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President Obama to Visit Acclaimed Technology High School in Texas

Logo of  Manor New Technology High School in a suburb of Austin, Texas.Logo of Manor New Technology High School in a suburb of Austin, Texas.
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Logo of  Manor New Technology High School in a suburb of Austin, Texas.
Logo of Manor New Technology High School in a suburb of Austin, Texas.
Greg Flakus
U.S. President Barack Obama will visit Manor New Technology High School in a suburb of Austin, the capital of Texas, Thursday to launch what the White House is calling a "Middle Class Jobs and Opportunity Tour."  The school has gained nationwide recognition for its program that focuses on math, science and engineering, which are seen as key areas for future job growth.  But, it is the teaching style as much as the curriculum that counts.

Demand for high technology workers is growing at a rate much higher than other fields, and recent studies have shown students in the United States lagging behind in those subjects.  To address this problem, schools like Manor New Technology High School use a curriculum called STEM - Science, Technology, Engineering and Math.

But the school also uses an innovative approach to teaching, focusing on projects that engage the students rather than on teacher lectures.  Most of the science and math teachers who helped launch Manor New Technology High School six years ago and remain there are graduates of the innovation-oriented UTeach program at the University of Texas in Austin, which is co-directed by Lawrence Abraham.

"They put together the curriculum, which has elevated this school, among all the new tech schools in the network around the country, to be the premier site, and we think it is the marriage of the UTeach program, which prepares teachers and encourages teachers to teach in a project-based way, with the new tech curriculum model, which is designed to incorporate that," said Abraham.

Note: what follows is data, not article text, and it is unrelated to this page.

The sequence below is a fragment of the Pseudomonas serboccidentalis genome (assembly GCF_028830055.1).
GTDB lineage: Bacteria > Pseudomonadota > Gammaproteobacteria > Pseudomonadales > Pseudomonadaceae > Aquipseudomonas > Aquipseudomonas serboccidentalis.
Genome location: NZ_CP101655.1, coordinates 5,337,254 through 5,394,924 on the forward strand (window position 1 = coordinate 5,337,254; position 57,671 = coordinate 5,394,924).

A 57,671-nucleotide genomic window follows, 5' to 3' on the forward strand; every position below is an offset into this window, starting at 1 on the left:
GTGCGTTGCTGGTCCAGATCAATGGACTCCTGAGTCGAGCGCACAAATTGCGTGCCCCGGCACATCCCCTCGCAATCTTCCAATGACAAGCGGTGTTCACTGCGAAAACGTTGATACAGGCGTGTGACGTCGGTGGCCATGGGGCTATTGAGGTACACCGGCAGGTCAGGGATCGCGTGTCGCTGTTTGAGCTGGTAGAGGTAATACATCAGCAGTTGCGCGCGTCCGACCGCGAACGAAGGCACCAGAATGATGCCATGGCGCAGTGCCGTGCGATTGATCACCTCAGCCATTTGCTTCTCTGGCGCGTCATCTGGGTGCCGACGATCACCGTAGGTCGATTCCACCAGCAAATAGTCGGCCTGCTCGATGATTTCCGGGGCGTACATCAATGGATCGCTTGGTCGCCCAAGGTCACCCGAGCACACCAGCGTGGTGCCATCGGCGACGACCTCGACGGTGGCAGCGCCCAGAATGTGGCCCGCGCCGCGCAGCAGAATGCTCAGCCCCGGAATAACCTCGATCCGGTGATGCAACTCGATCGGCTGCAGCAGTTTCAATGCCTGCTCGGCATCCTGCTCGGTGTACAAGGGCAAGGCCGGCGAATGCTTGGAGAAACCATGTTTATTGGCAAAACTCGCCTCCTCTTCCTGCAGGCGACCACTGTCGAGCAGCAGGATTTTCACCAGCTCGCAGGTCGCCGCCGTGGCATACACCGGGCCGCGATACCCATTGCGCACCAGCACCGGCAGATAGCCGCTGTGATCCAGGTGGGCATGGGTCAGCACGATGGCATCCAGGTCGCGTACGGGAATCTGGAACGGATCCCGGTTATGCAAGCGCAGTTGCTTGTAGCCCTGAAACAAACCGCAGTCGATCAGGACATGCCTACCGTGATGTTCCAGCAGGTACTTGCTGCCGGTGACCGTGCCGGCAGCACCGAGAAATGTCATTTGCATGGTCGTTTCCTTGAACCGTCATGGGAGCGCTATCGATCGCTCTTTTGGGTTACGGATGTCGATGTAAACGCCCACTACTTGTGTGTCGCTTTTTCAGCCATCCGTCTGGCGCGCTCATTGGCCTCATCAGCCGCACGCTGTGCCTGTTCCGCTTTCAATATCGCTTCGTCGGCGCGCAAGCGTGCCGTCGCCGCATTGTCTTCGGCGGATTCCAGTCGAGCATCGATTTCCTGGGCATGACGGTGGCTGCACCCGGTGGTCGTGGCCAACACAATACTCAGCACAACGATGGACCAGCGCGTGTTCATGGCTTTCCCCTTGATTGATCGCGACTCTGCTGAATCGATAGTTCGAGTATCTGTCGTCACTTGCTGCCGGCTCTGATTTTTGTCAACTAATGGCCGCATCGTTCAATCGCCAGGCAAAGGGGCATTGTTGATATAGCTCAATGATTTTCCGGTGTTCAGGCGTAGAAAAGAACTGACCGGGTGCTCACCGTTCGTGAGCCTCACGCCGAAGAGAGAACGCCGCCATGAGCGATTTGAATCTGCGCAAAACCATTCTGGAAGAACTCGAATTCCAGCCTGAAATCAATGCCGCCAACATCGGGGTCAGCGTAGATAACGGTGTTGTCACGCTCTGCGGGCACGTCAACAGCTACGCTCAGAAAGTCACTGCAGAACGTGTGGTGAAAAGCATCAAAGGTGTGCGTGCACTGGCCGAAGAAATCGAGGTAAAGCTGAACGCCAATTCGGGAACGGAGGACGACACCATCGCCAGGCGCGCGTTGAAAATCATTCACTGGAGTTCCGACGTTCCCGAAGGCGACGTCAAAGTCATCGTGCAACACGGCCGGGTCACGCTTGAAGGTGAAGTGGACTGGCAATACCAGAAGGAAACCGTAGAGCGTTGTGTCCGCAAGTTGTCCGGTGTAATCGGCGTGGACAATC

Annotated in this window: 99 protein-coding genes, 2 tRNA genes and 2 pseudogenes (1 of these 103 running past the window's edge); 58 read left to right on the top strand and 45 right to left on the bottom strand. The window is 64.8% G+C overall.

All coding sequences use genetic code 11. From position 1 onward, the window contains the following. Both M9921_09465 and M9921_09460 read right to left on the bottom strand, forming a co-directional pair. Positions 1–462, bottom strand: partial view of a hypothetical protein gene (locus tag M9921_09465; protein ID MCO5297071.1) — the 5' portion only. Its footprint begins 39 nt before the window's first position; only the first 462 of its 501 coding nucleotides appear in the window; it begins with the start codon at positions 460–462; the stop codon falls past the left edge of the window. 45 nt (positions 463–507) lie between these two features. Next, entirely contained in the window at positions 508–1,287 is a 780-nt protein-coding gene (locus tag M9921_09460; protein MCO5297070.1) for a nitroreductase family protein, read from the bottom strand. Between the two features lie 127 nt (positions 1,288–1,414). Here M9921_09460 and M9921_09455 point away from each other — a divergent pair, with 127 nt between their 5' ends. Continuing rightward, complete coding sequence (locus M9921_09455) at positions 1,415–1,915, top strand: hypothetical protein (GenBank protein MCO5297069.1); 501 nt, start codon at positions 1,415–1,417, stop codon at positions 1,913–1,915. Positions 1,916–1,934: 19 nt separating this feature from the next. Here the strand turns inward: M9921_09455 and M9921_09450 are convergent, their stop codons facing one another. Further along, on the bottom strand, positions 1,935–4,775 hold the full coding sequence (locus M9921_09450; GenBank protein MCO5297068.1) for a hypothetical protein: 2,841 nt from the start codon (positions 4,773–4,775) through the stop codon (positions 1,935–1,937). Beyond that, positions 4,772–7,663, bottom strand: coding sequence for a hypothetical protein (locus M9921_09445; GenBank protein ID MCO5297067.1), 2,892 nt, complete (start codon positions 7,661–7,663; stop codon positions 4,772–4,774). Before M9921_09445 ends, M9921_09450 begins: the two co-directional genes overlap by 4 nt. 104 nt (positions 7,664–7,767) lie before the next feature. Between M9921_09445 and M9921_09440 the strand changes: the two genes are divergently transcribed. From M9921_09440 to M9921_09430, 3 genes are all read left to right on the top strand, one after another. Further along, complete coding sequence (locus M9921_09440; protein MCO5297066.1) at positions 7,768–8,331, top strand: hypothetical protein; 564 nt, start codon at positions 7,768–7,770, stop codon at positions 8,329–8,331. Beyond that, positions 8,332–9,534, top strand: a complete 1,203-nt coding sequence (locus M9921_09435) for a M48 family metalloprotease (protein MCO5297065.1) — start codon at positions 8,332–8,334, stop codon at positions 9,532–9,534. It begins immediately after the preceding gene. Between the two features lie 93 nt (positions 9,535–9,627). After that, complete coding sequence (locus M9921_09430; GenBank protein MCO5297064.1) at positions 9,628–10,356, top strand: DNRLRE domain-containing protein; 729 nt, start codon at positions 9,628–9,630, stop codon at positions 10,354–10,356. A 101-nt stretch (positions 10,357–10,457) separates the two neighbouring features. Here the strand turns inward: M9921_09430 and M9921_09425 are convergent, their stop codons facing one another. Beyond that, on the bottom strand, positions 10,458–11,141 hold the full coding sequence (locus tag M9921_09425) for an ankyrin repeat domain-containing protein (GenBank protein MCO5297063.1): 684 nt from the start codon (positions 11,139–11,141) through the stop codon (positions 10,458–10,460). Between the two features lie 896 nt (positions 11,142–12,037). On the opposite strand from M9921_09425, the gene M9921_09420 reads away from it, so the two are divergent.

Of Manor New Technology's 332 students, 68 percent are from ethnic or racial minorities, and 52 percent are from economically disadvantaged families.  Overall in the United States, these are groups whose education levels tend to be low and dropout rates tend to be high.  But this school sent 97 percent of its graduates to college in 2011 and all of its graduates in 2012.

But these schools count on special federal and state funding as well as support from private foundations that most schools do not have. There also is concern about neglect of the arts and social sciences.  Last year, Florida Governor Rick Scott stirred debate by proposing an end to state funding of university programs in subjects like psychology and anthropology, in order to put more money into STEM programs that he said would provide people with jobs.

But educators say that kind of thinking misses the point of what can be accomplished by innovative, inter-disciplinary teaching.  Jeremi Suri, a University of Texas professor of history, says the goal of education goes beyond preparation for employment.

"Obviously science and math literacy are crucial, but democratic citizenship requires that people have a sense of our historical background as a society, a sense of how our society functions and an understanding of what democracy looks like in theory and in practice," said Suri.

Suri says success in the workplace today more than ever depends on good communication, an ability to work well with others in a team effort and an understanding of cultures.

Lawrence Abraham agrees, noting that the UTeach program favors an integrated, team-teaching approach that encourages students to explore a vast array of material.  As an example, he cites a class he observed at Manor New Technology High School.

"They basically were studying and reconstructing the early [ancient] Egyptian tools that were used to build the pyramids, studying the engineering principles involved, but also the social, cultural dynamic of the time," he said. "This appreciation of sociology, history, the arts, is something that is blended into this program."

Programs like UTeach at the University of Texas are helping develop better teachers and also struggling to keep up with the demand for more of them.  Studies indicate U.S. schools will need to increase the number of graduates proficient in mathematics and science by 34 percent annually just to keep up with the demand from employers.

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